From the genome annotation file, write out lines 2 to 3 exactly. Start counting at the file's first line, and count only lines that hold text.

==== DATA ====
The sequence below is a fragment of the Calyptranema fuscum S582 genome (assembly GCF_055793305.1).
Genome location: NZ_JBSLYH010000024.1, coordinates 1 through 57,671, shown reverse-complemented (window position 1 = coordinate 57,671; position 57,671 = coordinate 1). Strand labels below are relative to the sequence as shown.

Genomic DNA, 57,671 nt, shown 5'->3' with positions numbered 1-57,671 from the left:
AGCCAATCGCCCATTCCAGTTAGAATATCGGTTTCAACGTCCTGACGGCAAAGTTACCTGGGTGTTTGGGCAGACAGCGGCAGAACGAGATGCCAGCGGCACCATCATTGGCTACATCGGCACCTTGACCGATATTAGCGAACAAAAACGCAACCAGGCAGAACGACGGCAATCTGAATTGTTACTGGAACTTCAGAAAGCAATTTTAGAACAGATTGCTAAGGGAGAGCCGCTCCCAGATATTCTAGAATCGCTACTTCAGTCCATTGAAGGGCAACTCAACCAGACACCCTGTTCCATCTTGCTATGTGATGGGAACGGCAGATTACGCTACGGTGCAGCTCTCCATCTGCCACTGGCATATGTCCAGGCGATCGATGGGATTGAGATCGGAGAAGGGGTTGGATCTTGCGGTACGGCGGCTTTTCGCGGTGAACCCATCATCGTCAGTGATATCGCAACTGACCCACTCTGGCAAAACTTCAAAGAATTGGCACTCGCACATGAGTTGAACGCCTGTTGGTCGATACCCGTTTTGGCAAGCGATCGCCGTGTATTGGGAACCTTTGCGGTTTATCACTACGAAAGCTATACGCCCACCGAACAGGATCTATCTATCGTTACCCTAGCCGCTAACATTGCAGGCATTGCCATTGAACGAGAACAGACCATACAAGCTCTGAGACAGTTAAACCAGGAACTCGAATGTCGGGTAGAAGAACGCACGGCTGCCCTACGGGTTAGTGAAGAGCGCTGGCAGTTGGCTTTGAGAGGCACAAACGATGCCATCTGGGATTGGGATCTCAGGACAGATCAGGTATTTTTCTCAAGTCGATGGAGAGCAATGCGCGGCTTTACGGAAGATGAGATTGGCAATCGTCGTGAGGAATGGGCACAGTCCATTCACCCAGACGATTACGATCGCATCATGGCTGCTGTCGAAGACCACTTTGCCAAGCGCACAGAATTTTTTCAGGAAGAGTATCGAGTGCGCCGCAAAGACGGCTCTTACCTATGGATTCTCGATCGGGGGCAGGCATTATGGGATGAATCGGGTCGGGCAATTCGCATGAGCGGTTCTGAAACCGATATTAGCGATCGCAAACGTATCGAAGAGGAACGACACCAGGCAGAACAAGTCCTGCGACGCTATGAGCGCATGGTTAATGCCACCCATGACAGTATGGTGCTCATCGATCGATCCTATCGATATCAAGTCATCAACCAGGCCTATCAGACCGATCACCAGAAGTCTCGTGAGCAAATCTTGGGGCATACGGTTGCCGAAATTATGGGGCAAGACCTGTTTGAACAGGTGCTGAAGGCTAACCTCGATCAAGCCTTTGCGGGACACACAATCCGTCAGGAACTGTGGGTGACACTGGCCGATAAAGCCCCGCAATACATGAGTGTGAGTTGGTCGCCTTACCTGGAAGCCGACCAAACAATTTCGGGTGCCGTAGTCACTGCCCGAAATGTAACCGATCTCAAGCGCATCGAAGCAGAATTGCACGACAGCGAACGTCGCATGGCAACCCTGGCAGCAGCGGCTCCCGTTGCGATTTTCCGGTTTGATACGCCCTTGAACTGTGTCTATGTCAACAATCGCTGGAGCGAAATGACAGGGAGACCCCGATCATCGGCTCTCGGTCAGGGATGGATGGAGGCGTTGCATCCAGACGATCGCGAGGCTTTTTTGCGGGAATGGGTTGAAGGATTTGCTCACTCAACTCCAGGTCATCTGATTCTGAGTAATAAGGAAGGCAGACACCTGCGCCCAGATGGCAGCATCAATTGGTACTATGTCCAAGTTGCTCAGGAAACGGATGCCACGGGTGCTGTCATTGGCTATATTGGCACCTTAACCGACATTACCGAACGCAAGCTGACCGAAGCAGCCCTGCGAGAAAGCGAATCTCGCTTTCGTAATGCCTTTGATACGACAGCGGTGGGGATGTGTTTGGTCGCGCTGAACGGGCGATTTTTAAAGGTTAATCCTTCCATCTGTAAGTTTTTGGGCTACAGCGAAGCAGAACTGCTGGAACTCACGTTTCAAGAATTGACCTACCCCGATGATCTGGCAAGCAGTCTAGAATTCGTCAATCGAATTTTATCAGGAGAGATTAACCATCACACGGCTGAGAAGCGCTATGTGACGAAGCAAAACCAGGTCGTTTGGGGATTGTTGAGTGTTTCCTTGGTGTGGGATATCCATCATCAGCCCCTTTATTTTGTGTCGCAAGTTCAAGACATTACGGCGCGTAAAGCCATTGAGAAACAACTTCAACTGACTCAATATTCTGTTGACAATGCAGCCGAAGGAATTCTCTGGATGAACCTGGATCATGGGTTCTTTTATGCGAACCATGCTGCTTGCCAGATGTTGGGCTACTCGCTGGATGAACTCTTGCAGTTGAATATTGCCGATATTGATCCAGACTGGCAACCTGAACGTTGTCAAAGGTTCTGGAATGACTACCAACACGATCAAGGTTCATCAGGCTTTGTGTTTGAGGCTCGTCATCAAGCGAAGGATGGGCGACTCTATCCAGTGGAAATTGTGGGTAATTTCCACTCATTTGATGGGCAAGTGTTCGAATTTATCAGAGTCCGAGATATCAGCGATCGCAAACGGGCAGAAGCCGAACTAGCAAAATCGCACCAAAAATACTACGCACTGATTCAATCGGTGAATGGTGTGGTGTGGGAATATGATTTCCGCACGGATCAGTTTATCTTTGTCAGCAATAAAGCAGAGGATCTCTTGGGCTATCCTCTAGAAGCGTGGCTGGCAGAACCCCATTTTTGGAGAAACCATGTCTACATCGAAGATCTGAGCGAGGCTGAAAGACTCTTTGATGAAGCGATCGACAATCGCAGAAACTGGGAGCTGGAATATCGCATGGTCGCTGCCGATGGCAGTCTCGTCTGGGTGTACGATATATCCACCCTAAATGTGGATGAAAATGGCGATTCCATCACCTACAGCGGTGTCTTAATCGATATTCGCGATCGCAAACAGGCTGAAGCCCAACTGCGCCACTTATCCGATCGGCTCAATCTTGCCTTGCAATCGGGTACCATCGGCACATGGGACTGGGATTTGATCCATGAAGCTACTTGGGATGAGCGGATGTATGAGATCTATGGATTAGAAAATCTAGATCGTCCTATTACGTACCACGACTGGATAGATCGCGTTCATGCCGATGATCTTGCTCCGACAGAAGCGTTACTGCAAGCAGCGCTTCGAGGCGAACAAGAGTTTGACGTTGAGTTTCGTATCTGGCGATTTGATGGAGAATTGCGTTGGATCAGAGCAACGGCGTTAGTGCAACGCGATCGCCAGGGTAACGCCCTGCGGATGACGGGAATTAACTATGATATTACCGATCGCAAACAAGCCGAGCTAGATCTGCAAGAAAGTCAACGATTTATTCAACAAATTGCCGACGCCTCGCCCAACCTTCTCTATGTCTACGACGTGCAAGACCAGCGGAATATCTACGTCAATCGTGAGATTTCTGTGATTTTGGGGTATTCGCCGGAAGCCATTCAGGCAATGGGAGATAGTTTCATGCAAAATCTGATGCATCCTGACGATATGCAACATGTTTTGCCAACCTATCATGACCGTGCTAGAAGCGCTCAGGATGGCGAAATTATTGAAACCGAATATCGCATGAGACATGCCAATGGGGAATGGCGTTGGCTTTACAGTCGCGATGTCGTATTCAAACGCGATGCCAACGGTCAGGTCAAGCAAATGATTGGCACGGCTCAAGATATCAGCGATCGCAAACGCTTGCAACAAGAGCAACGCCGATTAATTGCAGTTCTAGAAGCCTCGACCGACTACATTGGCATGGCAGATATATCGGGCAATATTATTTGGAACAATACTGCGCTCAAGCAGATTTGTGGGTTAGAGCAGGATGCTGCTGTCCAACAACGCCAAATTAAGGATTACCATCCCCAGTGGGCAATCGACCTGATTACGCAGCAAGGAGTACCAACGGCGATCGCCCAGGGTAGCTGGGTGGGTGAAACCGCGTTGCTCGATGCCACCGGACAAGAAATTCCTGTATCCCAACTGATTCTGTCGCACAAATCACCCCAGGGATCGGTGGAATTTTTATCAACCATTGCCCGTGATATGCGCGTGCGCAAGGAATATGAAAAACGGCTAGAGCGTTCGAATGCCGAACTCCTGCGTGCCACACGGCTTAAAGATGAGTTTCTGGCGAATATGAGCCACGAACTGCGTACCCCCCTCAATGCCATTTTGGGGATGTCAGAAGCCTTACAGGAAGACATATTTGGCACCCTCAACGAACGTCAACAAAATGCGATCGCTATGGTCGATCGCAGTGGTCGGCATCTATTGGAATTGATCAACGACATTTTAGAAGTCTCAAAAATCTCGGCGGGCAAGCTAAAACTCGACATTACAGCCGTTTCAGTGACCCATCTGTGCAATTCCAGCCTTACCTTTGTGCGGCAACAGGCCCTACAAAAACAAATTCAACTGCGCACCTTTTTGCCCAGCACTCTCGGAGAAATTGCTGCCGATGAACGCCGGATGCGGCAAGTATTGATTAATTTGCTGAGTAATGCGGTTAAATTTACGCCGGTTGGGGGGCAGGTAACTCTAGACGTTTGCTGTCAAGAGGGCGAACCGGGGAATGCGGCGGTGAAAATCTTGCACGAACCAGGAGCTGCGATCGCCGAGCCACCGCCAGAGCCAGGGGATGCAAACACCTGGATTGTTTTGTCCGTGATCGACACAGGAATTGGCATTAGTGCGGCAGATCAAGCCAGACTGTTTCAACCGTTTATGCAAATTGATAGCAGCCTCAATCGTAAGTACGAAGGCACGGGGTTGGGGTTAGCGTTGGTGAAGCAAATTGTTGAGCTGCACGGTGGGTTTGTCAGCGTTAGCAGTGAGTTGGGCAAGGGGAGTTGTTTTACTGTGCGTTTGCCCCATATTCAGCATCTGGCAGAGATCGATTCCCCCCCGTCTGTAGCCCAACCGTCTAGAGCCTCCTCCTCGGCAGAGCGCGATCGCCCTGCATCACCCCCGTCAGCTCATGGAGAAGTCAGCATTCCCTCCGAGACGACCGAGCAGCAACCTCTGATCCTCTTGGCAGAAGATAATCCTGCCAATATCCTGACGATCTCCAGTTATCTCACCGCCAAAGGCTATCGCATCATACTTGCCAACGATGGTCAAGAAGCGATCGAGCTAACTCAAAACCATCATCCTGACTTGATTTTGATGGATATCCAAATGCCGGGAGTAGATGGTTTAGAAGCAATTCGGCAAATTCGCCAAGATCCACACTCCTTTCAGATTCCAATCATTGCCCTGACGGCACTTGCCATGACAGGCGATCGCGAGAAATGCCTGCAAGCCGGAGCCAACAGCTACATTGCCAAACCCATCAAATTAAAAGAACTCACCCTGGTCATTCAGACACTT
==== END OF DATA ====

Genome location: NZ_JBSLYH010000024.1, coordinates 1 through 57,671, shown reverse-complemented (window position 1 = coordinate 57,671; position 57,671 = coordinate 1). Strand labels below are relative to the sequence as shown.

Genomic DNA, 57,671 nt, shown 5'->3' with positions numbered 1-57,671 from the left: